Amongst other things, Andy Steven from VMWare described Project Redwood which is an interesting initiative to agree open standards across the industry for VMs – the OVF standard from DMTF but also API standards around moving them between CSPs and manipulating them. I guess this is a defensive move to counter the de facto AMI standard from Amazon Web Services. He also explained VMWare’s strategy around the acquisition of SpringSource, and his basic message was that they wanted to play/have some skin in the game in all the layers – IaaS (VMWare), PaaS (Spring) and SaaS (I forget what they’ve acquired in this space). I thought this was an interesting message – he was saying that they had no ambition to become massive SaaS leaders for example, but they wanted to have real exposure to it, presumably in order to really understand where to take VMWare ESX etc. He also implied that they would add some VMWare-specific cleverness in the Spring world so it is VMWare-aware and able to influence dynamic movement of workloads via vMotion etc.

There was a stream of workshops running in parallel with the main conference sessions, and the “interesting workshop of the day” award has to go to ex-ethical hacker Jason Hart from Cryptocard’s explanation and demo of the insecurity of username/password based authentication strategies, leading to the conclusion that two-factor authentication is the only way to go. He showed some sites that had just been hacked on the web, usually due to political motivations, and also showed some hacking tools and approaches (technical and human engineered) that can easily be used to capture username and passwords. Fascinating. And scary – but I guess that was the idea…

Some other observations that I picked out…

  • It’s a generalisation, but I detected that the main driver for cloud computing adoption (and most people meant IaaS when they said this) was agility and speed to market rather than cost savings. Cost savings were a consideration but not the primary one.
  • Chris Rae from CA talked about the likely expectations of Gen Z users when they hit the workplace in a few year’s time, and reinforced my view that the world is going “interruption-mad”, with a real desire from users to have several concurrent interruption-based interactions going on, e.g. Facebook + Twitter + texting + IM etc at the same time. This reminds me a little of the challenge from mainframe-based colleagues in years gone by as to “why do I need to use a mouse?”. You just do – right…? In the same way, for good or bad the world is changing and this interruption-based reactive working pattern is coming and needs to be embraced in the workplace.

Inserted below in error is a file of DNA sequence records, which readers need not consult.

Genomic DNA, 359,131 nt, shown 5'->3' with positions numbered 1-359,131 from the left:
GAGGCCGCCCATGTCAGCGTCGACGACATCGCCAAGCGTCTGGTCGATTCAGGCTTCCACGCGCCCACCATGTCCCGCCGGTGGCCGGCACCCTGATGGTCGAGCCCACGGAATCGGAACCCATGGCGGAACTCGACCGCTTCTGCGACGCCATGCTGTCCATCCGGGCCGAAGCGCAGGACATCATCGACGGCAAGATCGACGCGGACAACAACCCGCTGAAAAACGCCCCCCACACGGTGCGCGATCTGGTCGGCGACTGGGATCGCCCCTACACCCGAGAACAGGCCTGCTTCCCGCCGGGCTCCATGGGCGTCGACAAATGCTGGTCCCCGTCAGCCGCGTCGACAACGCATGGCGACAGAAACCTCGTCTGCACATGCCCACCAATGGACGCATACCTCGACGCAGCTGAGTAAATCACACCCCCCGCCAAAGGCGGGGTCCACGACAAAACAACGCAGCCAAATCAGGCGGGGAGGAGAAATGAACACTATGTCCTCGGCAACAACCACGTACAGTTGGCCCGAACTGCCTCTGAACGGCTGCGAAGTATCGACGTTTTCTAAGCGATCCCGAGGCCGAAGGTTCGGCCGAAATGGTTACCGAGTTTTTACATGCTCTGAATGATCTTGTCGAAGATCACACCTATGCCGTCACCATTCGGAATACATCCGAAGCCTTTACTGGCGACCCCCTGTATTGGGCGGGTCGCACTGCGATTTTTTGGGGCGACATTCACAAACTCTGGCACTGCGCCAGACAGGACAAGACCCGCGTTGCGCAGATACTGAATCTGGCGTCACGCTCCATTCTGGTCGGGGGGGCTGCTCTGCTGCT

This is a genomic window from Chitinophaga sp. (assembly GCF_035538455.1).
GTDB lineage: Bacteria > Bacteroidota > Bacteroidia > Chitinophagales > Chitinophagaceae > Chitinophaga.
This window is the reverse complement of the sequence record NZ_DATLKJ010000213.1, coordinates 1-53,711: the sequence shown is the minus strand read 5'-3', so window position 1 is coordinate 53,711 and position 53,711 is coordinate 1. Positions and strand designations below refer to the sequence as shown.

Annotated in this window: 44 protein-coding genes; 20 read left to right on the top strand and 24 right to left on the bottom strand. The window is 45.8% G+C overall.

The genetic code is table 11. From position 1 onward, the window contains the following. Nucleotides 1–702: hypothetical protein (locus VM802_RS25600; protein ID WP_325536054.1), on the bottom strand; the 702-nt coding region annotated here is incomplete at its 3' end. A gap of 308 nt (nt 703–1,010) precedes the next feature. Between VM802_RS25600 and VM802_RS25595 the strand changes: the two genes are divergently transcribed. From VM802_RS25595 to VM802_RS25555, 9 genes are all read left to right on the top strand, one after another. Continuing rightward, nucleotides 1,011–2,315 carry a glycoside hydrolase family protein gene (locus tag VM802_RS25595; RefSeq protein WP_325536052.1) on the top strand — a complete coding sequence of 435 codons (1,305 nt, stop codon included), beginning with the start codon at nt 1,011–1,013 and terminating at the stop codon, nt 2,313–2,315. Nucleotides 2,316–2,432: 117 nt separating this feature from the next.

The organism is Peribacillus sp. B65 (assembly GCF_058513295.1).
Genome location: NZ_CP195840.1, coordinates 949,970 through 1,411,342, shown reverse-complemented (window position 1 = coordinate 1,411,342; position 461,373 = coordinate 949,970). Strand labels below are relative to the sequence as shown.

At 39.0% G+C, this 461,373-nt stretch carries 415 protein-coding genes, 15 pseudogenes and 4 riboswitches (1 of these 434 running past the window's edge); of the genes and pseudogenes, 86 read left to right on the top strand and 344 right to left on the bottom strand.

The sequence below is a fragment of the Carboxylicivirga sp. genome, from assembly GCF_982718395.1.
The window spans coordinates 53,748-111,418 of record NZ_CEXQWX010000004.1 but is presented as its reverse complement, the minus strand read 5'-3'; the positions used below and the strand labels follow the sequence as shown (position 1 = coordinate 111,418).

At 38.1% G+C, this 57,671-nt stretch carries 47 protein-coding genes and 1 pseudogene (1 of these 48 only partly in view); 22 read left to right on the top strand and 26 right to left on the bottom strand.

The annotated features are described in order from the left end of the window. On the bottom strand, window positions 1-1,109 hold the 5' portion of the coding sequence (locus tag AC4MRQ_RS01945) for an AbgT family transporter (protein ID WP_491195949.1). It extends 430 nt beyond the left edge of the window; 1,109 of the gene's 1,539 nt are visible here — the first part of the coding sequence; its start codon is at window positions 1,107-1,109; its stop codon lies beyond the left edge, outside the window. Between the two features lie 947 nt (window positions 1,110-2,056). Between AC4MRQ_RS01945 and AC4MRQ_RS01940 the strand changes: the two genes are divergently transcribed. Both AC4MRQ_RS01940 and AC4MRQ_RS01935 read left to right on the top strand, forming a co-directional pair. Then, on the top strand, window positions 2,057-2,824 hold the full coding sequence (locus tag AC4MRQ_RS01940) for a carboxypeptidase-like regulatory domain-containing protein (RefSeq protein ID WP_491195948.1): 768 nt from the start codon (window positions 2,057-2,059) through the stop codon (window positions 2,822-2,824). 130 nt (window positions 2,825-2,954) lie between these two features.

• It is not surprising but interesting to see how dominated the IaaS space is by Amazon Web Services/Rackspace. Other market entrants benchmark themselves against AWS and this completely drives how they position themselves in the market.
  • Mimecast’s take on cloud-based email services is interesting, in that rather than offer the typical “hosted Exchange” model (thought they do offer this via partnerships) they offer a hybrid model where Exchange stays on premise and they provide services integrated with it for archiving, eDiscovery, DR etc.
  • Private vs public cloud – the classic debate. I’ll blog about this some other time as there’s quite a lot to say – but for now, suffice to say that at the event the broad agreement was that private clouds are the next step in the enterprise journey to cloud adoption, regardless of whether that appears to be sensible or not – and there are a number of drivers causing this.

Top analogies of the day

You can’t talk about cloud without some analogies – it appears to be an unwritten rule. Apart from the usual electricity supply one that always gets a look in, my favourites were (both from Phillip of

  • Analogy #1 – Comparing multi-tenancy with an office block, where each company has their own “private space” but shares the lifts, fire prevention systems, front desk reception etc.
  • Analogy #2 – Comparing TCO for infrastructure to an iceberg, with the obvious costs above the waterline being things like software licenses etc, when in fact most of the costs are much less visible such as staffing, data centre space, insurance, power, cooling etc.

Top PowerPoint images of the day

You’ve got to love PowerPoint presentations haven’t you? One presenter (somehow) managed to weave in a photo of fish and chips into his presentation, and I’m still not sure how. But my favourite image was from Magic Software who used a piggy bank squeezed in the jaws of a vice to represent the pressure on infrastructure costs – genius!